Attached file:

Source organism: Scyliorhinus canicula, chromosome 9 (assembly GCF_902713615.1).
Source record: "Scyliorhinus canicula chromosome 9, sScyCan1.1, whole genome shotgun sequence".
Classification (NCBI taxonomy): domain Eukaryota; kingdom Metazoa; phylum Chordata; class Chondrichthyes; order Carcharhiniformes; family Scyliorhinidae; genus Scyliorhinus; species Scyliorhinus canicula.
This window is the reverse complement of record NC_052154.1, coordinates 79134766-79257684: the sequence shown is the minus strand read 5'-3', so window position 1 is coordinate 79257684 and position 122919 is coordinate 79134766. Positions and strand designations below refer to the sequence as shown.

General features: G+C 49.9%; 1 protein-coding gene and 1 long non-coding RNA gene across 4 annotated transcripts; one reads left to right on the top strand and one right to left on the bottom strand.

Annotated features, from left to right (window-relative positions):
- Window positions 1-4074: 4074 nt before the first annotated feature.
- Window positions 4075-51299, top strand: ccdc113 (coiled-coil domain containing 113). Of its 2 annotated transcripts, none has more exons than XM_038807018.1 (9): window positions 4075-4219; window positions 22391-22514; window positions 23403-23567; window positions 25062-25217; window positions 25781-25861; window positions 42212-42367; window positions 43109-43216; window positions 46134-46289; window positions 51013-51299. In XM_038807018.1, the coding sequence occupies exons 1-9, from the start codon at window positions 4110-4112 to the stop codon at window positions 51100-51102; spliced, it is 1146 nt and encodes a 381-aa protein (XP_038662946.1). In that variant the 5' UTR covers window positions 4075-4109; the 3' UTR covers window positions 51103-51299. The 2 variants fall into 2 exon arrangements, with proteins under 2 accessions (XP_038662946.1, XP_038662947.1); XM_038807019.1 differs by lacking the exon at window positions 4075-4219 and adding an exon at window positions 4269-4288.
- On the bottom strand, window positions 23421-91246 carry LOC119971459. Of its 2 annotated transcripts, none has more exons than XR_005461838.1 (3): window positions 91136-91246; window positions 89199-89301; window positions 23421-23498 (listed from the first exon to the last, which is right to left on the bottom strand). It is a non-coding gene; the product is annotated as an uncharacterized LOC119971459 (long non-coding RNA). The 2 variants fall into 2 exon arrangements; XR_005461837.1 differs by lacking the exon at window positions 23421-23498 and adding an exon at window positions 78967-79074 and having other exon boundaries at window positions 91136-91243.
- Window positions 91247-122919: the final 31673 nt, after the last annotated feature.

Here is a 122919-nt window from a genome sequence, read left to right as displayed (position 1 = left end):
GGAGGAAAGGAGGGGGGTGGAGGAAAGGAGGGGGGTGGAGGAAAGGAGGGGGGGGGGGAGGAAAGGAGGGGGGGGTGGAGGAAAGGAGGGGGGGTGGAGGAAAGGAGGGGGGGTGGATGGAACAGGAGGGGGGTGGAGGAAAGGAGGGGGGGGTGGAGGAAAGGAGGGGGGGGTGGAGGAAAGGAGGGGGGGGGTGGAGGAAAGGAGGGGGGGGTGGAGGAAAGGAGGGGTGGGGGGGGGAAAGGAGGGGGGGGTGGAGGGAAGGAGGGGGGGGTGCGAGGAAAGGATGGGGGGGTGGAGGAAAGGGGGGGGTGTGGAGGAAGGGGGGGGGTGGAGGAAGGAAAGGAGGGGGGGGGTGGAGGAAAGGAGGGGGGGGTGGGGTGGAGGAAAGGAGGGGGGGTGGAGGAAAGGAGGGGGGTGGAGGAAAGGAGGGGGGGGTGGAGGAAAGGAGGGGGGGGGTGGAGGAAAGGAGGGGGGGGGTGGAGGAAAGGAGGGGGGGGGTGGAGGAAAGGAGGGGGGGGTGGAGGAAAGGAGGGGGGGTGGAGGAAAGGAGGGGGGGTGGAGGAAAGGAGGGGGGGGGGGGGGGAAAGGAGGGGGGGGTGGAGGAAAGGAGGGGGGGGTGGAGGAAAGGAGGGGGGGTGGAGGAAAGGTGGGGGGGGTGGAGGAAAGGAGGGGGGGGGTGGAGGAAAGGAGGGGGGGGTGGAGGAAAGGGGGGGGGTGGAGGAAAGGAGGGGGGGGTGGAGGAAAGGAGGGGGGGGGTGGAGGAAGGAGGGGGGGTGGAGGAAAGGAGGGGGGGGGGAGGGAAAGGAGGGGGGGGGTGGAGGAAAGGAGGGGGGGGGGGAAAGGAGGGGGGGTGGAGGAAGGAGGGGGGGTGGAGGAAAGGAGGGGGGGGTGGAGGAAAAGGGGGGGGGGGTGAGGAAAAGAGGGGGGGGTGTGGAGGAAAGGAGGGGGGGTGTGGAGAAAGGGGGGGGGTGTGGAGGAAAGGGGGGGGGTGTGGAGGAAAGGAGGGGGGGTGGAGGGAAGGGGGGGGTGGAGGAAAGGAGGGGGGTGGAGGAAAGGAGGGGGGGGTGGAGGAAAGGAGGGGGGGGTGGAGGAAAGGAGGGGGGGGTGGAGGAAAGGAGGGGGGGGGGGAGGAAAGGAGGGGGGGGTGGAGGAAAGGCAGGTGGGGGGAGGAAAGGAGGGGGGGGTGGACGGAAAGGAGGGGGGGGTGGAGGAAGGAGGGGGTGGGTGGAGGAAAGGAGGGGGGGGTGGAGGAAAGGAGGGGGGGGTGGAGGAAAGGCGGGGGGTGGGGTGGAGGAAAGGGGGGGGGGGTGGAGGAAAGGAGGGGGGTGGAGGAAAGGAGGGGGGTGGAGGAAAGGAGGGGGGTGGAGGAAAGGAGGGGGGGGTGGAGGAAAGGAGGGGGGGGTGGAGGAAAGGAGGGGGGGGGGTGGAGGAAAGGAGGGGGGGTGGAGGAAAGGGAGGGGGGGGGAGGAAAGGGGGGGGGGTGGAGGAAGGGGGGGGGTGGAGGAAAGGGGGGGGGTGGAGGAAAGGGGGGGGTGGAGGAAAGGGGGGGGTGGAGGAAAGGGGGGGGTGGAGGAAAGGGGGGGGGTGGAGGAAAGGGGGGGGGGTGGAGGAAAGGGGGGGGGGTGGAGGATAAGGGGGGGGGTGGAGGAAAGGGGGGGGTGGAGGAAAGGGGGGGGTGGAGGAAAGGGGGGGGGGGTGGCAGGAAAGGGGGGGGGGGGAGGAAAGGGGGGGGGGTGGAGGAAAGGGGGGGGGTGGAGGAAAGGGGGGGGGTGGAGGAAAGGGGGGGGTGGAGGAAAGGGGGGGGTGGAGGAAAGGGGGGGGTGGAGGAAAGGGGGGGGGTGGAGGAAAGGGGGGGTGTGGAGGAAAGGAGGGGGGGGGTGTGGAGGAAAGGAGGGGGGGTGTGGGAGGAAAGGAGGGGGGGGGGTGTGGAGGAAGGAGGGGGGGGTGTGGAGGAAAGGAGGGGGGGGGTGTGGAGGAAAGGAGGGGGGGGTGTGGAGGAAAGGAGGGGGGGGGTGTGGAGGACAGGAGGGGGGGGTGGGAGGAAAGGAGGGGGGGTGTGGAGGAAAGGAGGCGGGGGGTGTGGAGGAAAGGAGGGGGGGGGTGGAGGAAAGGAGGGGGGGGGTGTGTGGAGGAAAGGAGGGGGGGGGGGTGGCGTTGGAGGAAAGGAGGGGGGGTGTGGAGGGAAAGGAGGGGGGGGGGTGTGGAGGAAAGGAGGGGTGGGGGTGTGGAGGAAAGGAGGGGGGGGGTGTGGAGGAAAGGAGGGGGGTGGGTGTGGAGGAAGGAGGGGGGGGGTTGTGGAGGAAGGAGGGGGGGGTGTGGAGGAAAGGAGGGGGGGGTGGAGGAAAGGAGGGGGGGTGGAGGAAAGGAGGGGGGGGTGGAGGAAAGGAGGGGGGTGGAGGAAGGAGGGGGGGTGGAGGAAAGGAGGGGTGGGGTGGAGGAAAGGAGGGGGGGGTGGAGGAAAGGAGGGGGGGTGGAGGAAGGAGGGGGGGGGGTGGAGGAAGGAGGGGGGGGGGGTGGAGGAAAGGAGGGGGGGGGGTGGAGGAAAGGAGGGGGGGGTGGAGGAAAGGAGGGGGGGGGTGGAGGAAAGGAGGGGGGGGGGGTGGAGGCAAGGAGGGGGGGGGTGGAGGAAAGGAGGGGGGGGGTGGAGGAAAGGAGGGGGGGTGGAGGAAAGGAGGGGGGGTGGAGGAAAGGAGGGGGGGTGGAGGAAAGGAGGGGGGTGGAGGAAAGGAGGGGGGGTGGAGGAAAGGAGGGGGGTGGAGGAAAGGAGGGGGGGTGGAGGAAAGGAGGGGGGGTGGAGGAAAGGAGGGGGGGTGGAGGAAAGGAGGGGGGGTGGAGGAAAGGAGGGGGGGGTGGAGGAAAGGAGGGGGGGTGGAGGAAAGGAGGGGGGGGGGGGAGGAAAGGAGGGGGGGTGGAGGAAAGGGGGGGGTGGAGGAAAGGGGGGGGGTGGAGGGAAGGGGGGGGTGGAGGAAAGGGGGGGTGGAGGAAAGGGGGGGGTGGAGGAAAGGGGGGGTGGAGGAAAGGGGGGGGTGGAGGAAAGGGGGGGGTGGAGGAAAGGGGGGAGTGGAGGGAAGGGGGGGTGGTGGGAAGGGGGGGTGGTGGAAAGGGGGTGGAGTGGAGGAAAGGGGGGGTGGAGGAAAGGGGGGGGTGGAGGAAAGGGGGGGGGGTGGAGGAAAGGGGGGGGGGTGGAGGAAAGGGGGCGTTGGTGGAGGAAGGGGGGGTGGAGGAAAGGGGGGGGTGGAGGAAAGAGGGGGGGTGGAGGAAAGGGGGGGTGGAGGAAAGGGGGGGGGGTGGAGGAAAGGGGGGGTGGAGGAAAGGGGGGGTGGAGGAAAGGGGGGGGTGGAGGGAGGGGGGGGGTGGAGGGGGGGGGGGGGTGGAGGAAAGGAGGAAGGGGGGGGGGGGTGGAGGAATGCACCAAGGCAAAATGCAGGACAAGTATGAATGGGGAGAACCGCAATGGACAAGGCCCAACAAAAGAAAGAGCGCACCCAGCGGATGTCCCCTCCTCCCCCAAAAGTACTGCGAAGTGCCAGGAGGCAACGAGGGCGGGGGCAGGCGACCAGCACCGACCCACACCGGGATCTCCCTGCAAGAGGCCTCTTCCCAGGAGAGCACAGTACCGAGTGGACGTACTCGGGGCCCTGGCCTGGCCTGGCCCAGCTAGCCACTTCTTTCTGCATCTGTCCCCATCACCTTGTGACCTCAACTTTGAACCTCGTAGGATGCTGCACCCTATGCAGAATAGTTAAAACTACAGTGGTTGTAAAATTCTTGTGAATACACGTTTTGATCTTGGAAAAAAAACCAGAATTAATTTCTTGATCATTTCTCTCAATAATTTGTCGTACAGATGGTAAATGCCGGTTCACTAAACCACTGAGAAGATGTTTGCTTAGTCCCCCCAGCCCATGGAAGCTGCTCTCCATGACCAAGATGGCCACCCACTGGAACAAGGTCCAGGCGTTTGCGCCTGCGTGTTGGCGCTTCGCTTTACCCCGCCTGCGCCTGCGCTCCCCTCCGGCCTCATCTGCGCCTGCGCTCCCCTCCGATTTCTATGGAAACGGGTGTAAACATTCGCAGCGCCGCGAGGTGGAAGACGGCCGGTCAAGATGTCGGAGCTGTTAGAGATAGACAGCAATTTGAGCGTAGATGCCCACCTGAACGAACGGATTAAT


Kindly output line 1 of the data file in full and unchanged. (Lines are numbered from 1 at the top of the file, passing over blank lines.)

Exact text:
Source organism: Scyliorhinus canicula, chromosome 9 (assembly GCF_902713615.1).